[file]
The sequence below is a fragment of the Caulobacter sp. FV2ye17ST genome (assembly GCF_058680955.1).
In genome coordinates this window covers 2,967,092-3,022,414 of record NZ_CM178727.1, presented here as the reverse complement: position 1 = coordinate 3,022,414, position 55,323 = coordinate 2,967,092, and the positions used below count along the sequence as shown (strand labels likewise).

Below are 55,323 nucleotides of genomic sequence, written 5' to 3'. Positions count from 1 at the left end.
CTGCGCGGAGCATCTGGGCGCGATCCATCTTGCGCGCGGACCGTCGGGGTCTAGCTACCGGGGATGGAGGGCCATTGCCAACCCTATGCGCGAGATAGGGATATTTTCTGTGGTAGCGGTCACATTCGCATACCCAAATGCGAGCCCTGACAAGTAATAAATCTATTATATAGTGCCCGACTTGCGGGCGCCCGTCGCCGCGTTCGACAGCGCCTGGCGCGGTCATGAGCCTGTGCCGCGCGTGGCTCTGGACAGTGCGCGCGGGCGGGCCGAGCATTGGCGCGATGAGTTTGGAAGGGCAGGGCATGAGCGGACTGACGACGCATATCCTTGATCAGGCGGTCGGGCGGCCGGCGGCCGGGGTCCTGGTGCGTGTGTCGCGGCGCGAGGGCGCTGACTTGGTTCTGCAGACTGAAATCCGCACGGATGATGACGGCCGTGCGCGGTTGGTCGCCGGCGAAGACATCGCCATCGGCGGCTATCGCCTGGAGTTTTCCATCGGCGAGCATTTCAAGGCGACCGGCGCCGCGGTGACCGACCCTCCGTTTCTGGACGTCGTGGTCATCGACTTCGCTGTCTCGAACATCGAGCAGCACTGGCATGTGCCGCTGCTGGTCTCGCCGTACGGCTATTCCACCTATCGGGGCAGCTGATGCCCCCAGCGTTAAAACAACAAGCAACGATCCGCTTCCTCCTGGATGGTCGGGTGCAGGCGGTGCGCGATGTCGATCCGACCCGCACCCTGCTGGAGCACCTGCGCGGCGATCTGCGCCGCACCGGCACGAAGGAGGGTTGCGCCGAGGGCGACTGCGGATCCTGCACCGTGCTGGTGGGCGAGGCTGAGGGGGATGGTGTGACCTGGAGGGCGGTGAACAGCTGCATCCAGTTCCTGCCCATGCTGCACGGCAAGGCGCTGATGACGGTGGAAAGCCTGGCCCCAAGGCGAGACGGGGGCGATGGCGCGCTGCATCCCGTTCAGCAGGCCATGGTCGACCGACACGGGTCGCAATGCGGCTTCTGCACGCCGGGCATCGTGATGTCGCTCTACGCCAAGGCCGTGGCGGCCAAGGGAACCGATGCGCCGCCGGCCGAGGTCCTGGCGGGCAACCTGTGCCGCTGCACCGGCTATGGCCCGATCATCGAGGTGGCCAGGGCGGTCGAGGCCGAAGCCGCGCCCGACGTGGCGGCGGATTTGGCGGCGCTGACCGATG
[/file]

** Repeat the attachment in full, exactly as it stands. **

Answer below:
The sequence below is a fragment of the Caulobacter sp. FV2ye17ST genome (assembly GCF_058680955.1).
In genome coordinates this window covers 2,967,092-3,022,414 of record NZ_CM178727.1, presented here as the reverse complement: position 1 = coordinate 3,022,414, position 55,323 = coordinate 2,967,092, and the positions used below count along the sequence as shown (strand labels likewise).

Below are 55,323 nucleotides of genomic sequence, written 5' to 3'. Positions count from 1 at the left end.
CTGCGCGGAGCATCTGGGCGCGATCCATCTTGCGCGCGGACCGTCGGGGTCTAGCTACCGGGGATGGAGGGCCATTGCCAACCCTATGCGCGAGATAGGGATATTTTCTGTGGTAGCGGTCACATTCGCATACCCAAATGCGAGCCCTGACAAGTAATAAATCTATTATATAGTGCCCGACTTGCGGGCGCCCGTCGCCGCGTTCGACAGCGCCTGGCGCGGTCATGAGCCTGTGCCGCGCGTGGCTCTGGACAGTGCGCGCGGGCGGGCCGAGCATTGGCGCGATGAGTTTGGAAGGGCAGGGCATGAGCGGACTGACGACGCATATCCTTGATCAGGCGGTCGGGCGGCCGGCGGCCGGGGTCCTGGTGCGTGTGTCGCGGCGCGAGGGCGCTGACTTGGTTCTGCAGACTGAAATCCGCACGGATGATGACGGCCGTGCGCGGTTGGTCGCCGGCGAAGACATCGCCATCGGCGGCTATCGCCTGGAGTTTTCCATCGGCGAGCATTTCAAGGCGACCGGCGCCGCGGTGACCGACCCTCCGTTTCTGGACGTCGTGGTCATCGACTTCGCTGTCTCGAACATCGAGCAGCACTGGCATGTGCCGCTGCTGGTCTCGCCGTACGGCTATTCCACCTATCGGGGCAGCTGATGCCCCCAGCGTTAAAACAACAAGCAACGATCCGCTTCCTCCTGGATGGTCGGGTGCAGGCGGTGCGCGATGTCGATCCGACCCGCACCCTGCTGGAGCACCTGCGCGGCGATCTGCGCCGCACCGGCACGAAGGAGGGTTGCGCCGAGGGCGACTGCGGATCCTGCACCGTGCTGGTGGGCGAGGCTGAGGGGGATGGTGTGACCTGGAGGGCGGTGAACAGCTGCATCCAGTTCCTGCCCATGCTGCACGGCAAGGCGCTGATGACGGTGGAAAGCCTGGCCCCAAGGCGAGACGGGGGCGATGGCGCGCTGCATCCCGTTCAGCAGGCCATGGTCGACCGACACGGGTCGCAATGCGGCTTCTGCACGCCGGGCATCGTGATGTCGCTCTACGCCAAGGCCGTGGCGGCCAAGGGAACCGATGCGCCGCCGGCCGAGGTCCTGGCGGGCAACCTGTGCCGCTGCACCGGCTATGGCCCGATCATCGAGGTGGCCAGGGCGGTCGAGGCCGAAGCCGCGCCCGACGTGGCGGCGGATTTGGCGGCGCTGACCGATG